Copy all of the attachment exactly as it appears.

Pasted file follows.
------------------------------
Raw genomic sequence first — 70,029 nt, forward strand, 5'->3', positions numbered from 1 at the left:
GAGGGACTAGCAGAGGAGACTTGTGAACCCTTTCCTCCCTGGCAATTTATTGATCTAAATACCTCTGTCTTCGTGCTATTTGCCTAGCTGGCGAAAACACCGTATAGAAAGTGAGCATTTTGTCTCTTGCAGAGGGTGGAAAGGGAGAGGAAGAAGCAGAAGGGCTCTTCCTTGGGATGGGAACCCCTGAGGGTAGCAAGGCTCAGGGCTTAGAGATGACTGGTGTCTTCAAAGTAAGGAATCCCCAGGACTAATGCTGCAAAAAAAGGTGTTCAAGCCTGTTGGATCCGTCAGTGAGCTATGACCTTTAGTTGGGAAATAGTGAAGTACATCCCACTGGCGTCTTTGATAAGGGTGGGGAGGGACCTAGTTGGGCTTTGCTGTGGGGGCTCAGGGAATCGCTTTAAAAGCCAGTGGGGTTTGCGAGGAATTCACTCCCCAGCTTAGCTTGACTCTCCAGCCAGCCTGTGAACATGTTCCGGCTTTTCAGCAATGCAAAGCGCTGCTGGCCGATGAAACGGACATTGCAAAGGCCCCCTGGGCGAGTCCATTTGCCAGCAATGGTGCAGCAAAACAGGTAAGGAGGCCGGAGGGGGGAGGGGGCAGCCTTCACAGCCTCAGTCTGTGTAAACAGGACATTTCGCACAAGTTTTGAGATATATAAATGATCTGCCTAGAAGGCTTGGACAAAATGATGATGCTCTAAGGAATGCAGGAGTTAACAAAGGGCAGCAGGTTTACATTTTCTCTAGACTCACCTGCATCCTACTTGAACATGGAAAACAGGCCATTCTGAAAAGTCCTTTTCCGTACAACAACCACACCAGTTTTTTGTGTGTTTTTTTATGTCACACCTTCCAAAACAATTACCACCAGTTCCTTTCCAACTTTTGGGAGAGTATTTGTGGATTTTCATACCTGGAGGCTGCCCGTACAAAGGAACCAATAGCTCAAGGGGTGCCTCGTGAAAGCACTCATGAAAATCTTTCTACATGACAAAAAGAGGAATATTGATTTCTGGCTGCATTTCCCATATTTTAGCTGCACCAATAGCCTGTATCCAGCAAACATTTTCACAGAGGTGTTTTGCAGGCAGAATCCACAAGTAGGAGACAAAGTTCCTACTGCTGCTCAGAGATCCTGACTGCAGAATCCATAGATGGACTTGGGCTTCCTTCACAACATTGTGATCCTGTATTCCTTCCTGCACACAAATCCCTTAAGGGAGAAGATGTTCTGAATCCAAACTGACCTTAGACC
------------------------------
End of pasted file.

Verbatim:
Raw genomic sequence first — 70,029 nt, forward strand, 5'->3', positions numbered from 1 at the left:
GAGGGACTAGCAGAGGAGACTTGTGAACCCTTTCCTCCCTGGCAATTTATTGATCTAAATACCTCTGTCTTCGTGCTATTTGCCTAGCTGGCGAAAACACCGTATAGAAAGTGAGCATTTTGTCTCTTGCAGAGGGTGGAAAGGGAGAGGAAGAAGCAGAAGGGCTCTTCCTTGGGATGGGAACCCCTGAGGGTAGCAAGGCTCAGGGCTTAGAGATGACTGGTGTCTTCAAAGTAAGGAATCCCCAGGACTAATGCTGCAAAAAAAGGTGTTCAAGCCTGTTGGATCCGTCAGTGAGCTATGACCTTTAGTTGGGAAATAGTGAAGTACATCCCACTGGCGTCTTTGATAAGGGTGGGGAGGGACCTAGTTGGGCTTTGCTGTGGGGGCTCAGGGAATCGCTTTAAAAGCCAGTGGGGTTTGCGAGGAATTCACTCCCCAGCTTAGCTTGACTCTCCAGCCAGCCTGTGAACATGTTCCGGCTTTTCAGCAATGCAAAGCGCTGCTGGCCGATGAAACGGACATTGCAAAGGCCCCCTGGGCGAGTCCATTTGCCAGCAATGGTGCAGCAAAACAGGTAAGGAGGCCGGAGGGGGGAGGGGGCAGCCTTCACAGCCTCAGTCTGTGTAAACAGGACATTTCGCACAAGTTTTGAGATATATAAATGATCTGCCTAGAAGGCTTGGACAAAATGATGATGCTCTAAGGAATGCAGGAGTTAACAAAGGGCAGCAGGTTTACATTTTCTCTAGACTCACCTGCATCCTACTTGAACATGGAAAACAGGCCATTCTGAAAAGTCCTTTTCCGTACAACAACCACACCAGTTTTTTGTGTGTTTTTTTATGTCACACCTTCCAAAACAATTACCACCAGTTCCTTTCCAACTTTTGGGAGAGTATTTGTGGATTTTCATACCTGGAGGCTGCCCGTACAAAGGAACCAATAGCTCAAGGGGTGCCTCGTGAAAGCACTCATGAAAATCTTTCTACATGACAAAAAGAGGAATATTGATTTCTGGCTGCATTTCCCATATTTTAGCTGCACCAATAGCCTGTATCCAGCAAACATTTTCACAGAGGTGTTTTGCAGGCAGAATCCACAAGTAGGAGACAAAGTTCCTACTGCTGCTCAGAGATCCTGACTGCAGAATCCATAGATGGACTTGGGCTTCCTTCACAACATTGTGATCCTGTATTCCTTCCTGCACACAAATCCCTTAAGGGAGAAGATGTTCTGAATCCAAACTGACCTTAGACC